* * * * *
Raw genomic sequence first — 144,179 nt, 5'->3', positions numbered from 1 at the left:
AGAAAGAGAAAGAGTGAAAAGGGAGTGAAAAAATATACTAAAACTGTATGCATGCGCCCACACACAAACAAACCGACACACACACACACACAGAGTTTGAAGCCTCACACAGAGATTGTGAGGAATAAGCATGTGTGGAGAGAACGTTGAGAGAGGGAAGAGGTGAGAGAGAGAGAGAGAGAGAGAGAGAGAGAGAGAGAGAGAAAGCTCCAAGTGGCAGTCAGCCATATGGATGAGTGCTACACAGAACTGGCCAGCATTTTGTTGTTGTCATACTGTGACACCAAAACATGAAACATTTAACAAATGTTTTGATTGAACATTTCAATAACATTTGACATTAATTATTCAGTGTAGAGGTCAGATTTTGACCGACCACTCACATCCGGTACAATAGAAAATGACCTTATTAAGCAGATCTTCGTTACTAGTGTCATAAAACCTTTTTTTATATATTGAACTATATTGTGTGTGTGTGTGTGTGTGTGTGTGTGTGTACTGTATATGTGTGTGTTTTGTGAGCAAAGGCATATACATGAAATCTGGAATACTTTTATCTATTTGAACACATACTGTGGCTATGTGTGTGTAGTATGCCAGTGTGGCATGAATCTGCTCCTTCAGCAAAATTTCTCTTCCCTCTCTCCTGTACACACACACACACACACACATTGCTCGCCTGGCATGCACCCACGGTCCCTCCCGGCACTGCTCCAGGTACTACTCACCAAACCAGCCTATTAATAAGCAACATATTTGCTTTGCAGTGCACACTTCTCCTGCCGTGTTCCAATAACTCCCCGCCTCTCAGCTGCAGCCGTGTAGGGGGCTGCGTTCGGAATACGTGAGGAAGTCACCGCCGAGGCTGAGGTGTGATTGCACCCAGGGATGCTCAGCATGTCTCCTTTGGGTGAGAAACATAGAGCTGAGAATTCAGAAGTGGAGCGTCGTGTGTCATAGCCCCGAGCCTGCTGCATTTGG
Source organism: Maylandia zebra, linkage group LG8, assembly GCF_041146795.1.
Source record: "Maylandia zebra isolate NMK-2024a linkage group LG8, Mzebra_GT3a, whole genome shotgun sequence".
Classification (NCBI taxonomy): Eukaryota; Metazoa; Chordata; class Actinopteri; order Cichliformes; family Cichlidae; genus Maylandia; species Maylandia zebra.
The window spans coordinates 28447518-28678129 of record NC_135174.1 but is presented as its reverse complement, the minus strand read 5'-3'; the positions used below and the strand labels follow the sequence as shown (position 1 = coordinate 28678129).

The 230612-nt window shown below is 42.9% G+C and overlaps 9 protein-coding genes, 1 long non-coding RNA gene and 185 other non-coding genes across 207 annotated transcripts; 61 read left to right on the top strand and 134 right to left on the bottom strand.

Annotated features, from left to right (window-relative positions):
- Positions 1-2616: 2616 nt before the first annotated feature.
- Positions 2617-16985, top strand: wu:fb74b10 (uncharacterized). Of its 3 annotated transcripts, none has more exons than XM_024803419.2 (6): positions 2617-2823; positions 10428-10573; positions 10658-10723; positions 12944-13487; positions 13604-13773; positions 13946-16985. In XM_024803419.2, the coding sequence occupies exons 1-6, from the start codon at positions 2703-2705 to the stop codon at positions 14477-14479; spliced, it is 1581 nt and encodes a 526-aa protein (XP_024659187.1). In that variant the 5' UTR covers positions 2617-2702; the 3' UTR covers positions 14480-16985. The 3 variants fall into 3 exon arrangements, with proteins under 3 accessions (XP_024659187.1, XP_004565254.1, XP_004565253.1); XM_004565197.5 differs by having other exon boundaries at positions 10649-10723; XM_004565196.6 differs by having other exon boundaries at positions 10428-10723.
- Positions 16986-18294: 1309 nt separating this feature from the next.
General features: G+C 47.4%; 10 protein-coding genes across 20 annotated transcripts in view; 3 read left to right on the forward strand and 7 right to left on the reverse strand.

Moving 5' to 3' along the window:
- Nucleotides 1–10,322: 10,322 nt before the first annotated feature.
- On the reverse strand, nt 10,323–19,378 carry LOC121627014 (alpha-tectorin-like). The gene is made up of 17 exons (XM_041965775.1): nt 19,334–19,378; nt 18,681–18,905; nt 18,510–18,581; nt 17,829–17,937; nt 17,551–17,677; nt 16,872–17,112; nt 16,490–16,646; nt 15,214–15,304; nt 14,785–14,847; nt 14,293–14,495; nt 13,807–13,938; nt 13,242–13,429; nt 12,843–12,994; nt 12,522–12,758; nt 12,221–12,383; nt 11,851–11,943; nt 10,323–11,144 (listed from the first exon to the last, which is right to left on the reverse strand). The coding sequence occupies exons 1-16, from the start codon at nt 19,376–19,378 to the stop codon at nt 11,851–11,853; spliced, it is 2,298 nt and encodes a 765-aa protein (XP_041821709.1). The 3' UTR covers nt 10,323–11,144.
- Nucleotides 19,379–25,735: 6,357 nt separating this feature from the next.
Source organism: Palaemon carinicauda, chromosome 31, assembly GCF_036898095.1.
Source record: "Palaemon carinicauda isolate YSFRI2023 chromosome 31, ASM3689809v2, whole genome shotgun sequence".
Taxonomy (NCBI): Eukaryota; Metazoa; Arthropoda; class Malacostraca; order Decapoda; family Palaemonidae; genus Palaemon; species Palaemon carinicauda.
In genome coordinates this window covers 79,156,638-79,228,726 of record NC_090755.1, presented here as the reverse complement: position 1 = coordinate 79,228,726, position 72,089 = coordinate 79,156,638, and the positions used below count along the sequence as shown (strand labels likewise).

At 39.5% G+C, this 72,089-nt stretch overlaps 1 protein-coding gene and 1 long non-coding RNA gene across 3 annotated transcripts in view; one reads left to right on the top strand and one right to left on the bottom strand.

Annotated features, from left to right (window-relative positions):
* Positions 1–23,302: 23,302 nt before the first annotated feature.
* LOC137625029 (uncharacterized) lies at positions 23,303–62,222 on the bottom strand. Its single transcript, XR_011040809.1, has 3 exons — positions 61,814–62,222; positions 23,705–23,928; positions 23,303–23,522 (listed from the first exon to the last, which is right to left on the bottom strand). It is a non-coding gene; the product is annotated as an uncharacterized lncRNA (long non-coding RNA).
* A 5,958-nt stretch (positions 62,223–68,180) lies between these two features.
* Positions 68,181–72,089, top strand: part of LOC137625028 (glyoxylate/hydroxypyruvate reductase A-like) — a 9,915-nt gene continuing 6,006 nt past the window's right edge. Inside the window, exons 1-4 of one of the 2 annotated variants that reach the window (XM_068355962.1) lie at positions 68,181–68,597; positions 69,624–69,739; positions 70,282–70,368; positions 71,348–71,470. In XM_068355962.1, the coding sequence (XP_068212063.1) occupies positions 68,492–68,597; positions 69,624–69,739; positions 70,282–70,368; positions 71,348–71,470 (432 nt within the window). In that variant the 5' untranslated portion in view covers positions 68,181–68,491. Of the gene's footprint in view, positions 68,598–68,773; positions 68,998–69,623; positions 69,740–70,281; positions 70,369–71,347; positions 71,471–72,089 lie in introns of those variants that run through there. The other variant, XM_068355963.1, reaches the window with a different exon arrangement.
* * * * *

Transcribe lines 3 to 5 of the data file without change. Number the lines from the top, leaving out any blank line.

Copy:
Source organism: Maylandia zebra, linkage group LG8, assembly GCF_041146795.1.
Source record: "Maylandia zebra isolate NMK-2024a linkage group LG8, Mzebra_GT3a, whole genome shotgun sequence".
Classification (NCBI taxonomy): Eukaryota; Metazoa; Chordata; class Actinopteri; order Cichliformes; family Cichlidae; genus Maylandia; species Maylandia zebra.